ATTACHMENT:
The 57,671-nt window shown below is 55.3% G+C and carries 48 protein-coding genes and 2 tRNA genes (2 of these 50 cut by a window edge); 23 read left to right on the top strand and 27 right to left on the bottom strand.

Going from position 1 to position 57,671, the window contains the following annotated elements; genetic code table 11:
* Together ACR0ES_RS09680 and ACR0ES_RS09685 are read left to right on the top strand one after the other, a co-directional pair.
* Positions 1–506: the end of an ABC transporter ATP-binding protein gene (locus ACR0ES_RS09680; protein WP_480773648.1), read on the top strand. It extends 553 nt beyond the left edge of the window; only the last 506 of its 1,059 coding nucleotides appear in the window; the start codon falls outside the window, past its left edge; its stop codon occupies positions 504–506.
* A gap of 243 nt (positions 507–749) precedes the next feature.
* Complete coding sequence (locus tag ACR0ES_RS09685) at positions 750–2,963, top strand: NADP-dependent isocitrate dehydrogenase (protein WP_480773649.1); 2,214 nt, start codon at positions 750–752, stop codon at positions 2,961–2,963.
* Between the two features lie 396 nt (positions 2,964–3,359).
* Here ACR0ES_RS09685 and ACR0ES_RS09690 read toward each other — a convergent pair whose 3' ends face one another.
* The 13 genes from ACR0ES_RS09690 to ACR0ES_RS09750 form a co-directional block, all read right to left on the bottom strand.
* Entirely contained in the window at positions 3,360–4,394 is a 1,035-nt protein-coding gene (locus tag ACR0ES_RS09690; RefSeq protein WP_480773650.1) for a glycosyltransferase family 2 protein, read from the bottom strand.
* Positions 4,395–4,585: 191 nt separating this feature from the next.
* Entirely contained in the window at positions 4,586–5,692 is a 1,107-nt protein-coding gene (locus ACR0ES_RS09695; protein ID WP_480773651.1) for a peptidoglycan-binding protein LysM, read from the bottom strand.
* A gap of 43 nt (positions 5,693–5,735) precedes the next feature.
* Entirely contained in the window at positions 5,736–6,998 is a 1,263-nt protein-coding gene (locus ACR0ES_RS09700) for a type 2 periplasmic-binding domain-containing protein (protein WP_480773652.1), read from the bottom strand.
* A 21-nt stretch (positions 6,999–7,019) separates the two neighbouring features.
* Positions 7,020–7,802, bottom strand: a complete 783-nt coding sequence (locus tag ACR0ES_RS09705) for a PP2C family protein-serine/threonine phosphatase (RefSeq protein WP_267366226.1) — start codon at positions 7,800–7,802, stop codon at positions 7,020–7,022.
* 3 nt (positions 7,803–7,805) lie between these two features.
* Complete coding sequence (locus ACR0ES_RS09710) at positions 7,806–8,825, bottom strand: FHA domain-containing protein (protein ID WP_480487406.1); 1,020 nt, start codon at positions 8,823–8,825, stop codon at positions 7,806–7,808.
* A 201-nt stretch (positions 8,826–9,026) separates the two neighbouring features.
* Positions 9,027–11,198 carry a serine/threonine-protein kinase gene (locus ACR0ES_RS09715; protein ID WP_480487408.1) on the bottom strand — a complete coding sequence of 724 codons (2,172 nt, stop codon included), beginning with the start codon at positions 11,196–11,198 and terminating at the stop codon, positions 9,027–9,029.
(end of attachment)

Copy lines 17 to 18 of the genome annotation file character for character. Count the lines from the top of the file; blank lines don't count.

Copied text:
* 3 nt (positions 7,803–7,805) lie between these two features.
* Complete coding sequence (locus ACR0ES_RS09710) at positions 7,806–8,825, bottom strand: FHA domain-containing protein (protein ID WP_480487406.1); 1,020 nt, start codon at positions 8,823–8,825, stop codon at positions 7,806–7,808.